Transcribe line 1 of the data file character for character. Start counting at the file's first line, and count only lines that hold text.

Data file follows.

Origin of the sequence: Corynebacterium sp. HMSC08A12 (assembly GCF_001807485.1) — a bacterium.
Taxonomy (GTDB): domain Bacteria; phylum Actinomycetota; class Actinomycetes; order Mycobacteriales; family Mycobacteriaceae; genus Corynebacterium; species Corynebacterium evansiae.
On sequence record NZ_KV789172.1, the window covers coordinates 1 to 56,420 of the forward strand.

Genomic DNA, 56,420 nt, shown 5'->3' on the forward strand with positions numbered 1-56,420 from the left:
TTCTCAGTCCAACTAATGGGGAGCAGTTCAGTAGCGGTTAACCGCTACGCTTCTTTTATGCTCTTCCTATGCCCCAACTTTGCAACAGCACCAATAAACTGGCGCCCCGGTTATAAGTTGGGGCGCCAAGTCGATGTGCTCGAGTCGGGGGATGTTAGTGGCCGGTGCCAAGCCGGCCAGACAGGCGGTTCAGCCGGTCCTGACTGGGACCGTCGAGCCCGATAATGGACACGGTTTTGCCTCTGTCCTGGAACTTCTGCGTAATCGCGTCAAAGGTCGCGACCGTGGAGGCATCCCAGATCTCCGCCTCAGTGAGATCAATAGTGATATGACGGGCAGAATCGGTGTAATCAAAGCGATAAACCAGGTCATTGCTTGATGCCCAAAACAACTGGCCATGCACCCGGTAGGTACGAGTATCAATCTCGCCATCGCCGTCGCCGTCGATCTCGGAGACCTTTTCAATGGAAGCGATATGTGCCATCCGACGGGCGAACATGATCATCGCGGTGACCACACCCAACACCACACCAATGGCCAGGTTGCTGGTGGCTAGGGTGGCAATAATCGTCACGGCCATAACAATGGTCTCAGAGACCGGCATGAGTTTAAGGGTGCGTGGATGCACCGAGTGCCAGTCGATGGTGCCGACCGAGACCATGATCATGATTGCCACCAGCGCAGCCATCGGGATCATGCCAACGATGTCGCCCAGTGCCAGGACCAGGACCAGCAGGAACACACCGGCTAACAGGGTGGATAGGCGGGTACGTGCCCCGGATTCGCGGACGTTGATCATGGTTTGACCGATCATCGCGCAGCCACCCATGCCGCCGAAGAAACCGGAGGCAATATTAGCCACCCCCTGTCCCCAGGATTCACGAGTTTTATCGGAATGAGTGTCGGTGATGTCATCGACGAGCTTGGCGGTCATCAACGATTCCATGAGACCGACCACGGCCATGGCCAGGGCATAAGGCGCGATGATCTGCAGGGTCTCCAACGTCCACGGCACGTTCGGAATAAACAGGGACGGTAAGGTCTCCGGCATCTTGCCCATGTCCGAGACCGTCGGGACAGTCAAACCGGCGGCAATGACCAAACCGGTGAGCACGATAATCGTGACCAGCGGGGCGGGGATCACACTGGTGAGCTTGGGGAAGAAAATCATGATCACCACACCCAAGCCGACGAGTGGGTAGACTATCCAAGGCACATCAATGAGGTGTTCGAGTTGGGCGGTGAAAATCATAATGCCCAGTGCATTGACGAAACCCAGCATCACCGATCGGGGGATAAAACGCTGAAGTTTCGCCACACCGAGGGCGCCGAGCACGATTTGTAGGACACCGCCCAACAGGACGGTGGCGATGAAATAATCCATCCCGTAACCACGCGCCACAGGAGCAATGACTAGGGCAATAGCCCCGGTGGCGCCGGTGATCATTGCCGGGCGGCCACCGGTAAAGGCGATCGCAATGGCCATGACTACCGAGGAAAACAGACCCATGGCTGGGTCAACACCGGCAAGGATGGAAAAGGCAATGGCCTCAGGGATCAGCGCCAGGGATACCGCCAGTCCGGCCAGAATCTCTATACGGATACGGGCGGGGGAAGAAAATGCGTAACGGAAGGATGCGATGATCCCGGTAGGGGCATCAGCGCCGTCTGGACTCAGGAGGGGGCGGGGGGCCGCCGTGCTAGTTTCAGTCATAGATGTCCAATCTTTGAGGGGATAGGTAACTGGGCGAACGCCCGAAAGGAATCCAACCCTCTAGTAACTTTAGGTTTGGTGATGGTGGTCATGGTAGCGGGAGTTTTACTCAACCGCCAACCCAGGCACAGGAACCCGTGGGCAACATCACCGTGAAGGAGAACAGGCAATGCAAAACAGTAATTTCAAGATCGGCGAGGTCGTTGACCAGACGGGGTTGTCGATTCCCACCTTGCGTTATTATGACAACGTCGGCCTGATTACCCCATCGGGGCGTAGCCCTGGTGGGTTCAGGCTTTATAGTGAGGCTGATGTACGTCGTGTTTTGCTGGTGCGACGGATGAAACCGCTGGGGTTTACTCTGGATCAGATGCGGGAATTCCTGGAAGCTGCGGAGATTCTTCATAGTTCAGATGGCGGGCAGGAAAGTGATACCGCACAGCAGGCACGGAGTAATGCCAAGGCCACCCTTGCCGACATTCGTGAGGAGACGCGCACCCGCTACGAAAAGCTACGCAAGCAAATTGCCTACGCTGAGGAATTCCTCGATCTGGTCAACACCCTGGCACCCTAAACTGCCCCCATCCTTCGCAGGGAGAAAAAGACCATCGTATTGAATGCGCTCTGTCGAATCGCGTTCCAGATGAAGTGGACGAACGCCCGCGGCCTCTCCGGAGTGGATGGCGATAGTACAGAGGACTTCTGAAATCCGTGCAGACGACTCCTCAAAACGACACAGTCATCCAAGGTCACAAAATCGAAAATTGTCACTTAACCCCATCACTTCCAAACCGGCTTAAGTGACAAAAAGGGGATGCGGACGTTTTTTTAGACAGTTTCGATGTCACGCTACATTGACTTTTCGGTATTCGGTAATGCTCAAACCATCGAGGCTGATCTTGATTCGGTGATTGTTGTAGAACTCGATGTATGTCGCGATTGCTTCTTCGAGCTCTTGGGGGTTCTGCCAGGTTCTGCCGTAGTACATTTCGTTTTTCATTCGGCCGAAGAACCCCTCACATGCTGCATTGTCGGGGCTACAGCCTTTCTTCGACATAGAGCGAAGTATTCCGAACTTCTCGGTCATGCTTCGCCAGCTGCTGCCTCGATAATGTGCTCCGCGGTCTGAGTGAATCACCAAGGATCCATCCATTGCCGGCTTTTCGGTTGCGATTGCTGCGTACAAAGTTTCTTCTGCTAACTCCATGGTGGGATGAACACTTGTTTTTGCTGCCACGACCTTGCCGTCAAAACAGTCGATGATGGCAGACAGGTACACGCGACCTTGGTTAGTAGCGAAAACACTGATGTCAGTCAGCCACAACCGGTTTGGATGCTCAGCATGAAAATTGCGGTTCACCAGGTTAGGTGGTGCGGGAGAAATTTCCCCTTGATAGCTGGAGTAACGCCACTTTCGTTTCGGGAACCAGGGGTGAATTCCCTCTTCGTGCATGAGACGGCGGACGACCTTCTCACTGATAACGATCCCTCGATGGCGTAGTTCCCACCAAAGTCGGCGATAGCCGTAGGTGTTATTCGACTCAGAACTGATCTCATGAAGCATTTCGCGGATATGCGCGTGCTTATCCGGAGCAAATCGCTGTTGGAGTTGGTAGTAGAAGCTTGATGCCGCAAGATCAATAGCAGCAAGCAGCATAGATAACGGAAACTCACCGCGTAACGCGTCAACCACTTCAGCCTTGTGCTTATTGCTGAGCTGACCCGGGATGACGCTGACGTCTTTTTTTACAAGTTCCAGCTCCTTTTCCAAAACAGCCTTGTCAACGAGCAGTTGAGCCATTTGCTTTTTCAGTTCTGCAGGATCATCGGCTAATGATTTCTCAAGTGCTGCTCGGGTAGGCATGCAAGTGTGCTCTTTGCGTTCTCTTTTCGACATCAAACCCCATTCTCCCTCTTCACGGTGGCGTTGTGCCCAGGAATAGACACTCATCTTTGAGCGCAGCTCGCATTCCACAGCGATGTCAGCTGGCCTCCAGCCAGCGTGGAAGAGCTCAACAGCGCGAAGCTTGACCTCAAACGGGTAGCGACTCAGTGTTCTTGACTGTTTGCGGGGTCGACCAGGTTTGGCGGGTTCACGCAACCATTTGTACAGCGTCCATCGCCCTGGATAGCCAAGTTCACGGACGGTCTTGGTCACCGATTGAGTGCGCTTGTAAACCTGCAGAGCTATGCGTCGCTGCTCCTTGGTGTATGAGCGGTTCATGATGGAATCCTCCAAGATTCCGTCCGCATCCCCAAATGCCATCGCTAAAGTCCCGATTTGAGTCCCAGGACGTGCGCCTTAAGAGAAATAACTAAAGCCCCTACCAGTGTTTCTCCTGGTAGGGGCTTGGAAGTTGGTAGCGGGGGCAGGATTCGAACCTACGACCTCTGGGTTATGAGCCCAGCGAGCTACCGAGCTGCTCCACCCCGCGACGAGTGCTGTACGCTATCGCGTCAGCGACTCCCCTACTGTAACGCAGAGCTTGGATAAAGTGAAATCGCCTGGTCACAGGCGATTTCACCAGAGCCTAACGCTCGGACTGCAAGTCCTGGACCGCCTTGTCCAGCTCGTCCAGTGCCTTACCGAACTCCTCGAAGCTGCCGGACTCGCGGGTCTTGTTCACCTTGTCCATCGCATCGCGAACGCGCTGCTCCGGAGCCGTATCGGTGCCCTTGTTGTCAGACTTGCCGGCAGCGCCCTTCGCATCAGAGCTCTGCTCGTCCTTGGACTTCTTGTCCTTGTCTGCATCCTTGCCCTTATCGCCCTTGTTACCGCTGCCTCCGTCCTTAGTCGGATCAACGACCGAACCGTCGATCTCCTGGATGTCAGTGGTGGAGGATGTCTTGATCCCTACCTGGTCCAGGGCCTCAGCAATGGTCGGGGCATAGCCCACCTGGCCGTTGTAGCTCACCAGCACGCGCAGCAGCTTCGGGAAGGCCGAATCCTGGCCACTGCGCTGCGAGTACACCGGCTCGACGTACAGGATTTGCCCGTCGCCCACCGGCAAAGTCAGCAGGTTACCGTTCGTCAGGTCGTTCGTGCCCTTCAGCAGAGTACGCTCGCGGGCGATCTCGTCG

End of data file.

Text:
Origin of the sequence: Corynebacterium sp. HMSC08A12 (assembly GCF_001807485.1) — a bacterium.